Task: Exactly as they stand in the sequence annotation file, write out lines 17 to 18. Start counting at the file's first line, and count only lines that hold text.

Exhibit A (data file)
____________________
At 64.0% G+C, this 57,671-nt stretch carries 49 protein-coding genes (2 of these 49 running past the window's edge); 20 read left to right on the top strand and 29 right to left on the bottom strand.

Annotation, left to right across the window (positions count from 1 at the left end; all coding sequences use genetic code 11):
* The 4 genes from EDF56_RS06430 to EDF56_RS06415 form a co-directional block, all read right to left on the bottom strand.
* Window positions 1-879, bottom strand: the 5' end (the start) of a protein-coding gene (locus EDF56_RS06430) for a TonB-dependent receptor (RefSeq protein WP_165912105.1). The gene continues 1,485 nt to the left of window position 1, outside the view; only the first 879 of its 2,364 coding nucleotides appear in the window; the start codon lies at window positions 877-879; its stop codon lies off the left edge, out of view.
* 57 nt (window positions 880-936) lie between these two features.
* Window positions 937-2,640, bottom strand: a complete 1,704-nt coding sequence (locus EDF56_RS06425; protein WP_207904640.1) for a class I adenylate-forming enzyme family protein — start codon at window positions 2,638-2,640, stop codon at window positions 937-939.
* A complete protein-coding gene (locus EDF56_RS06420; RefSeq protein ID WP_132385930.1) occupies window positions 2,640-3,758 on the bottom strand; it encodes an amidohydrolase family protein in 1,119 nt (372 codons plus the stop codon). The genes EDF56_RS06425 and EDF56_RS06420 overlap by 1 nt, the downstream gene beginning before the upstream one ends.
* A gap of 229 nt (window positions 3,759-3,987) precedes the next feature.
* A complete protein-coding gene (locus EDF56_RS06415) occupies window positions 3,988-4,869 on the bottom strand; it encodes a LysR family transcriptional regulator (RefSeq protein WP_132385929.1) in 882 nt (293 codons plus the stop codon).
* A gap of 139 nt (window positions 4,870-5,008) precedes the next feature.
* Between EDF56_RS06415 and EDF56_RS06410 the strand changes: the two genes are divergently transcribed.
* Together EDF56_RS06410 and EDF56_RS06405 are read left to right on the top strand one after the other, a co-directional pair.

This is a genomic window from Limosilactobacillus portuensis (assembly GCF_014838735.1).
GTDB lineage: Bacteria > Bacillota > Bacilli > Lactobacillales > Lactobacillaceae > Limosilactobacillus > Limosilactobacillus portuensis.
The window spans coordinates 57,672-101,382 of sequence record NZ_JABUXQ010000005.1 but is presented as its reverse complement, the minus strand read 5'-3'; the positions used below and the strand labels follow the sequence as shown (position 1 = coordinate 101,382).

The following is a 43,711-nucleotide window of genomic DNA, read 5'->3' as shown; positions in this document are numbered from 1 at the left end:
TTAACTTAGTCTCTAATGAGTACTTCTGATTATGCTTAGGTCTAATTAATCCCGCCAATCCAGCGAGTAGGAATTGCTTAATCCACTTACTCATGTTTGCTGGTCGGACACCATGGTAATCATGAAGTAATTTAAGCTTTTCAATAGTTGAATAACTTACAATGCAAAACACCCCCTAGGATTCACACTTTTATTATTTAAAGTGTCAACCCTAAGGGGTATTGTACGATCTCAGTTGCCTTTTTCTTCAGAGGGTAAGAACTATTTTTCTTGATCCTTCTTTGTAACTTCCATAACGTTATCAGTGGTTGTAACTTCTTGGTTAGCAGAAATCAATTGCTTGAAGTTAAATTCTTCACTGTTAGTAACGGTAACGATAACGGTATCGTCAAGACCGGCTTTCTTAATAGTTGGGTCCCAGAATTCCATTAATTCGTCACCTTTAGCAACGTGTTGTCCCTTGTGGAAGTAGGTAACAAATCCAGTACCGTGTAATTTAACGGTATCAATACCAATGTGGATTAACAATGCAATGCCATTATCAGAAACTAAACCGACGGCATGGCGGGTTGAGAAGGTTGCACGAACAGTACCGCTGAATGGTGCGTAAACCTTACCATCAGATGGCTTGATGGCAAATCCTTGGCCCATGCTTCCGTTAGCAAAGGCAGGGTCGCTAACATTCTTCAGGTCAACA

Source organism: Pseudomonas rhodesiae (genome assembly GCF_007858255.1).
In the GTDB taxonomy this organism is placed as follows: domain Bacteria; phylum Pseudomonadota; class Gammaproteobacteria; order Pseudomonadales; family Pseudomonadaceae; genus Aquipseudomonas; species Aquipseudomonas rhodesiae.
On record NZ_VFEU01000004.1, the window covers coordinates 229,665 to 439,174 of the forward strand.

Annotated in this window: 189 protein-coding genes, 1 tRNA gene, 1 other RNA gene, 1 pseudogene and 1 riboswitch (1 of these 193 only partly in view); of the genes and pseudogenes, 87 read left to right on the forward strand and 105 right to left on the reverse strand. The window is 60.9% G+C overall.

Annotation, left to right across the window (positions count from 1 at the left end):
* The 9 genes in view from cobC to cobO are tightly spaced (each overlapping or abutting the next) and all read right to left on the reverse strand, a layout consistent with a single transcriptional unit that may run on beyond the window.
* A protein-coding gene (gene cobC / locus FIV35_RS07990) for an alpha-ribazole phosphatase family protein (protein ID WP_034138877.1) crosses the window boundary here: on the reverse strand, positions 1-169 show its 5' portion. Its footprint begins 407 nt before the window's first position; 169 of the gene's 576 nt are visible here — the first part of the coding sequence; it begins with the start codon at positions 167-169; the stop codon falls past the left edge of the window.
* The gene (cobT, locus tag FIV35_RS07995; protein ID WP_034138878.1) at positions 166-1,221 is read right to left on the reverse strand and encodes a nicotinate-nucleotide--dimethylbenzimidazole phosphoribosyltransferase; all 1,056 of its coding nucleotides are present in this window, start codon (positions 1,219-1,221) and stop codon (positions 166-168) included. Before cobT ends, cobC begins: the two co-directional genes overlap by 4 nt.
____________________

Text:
TTAACTTAGTCTCTAATGAGTACTTCTGATTATGCTTAGGTCTAATTAATCCCGCCAATCCAGCGAGTAGGAATTGCTTAATCCACTTACTCATGTTTGCTGGTCGGACACCATGGTAATCATGAAGTAATTTAAGCTTTTCAATAGTTGAATAACTTACAATGCAAAACACCCCCTAGGATTCACACTTTTATTATTTAAAGTGTCAACCCTAAGGGGTATTGTACGATCTCAGTTGCCTTTTTCTTCAGAGGGTAAGAACTATTTTTCTTGATCCTTCTTTGTAACTTCCATAACGTTATCAGTGGTTGTAACTTCTTGGTTAGCAGAAATCAATTGCTTGAAGTTAAATTCTTCACTGTTAGTAACGGTAACGATAACGGTATCGTCAAGACCGGCTTTCTTAATAGTTGGGTCCCAGAATTCCATTAATTCGTCACCTTTAGCAACGTGTTGTCCCTTGTGGAAGTAGGTAACAAATCCAGTACCGTGTAATTTAACGGTATCAATACCAATGTGGATTAACAATGCAATGCCATTATCAGAAACTAAACCGACGGCATGGCGGGTTGAGAAGGTTGCACGAACAGTACCGCTGAATGGTGCGTAAACCTTACCATCAGATGGCTTGATGGCAAATCCTTGGCCCATGCTTCCGTTAGCAAAGGCAGGGTCGCTAACATTCTTCAGGTCAACA

Source organism: Pseudomonas rhodesiae (genome assembly GCF_007858255.1).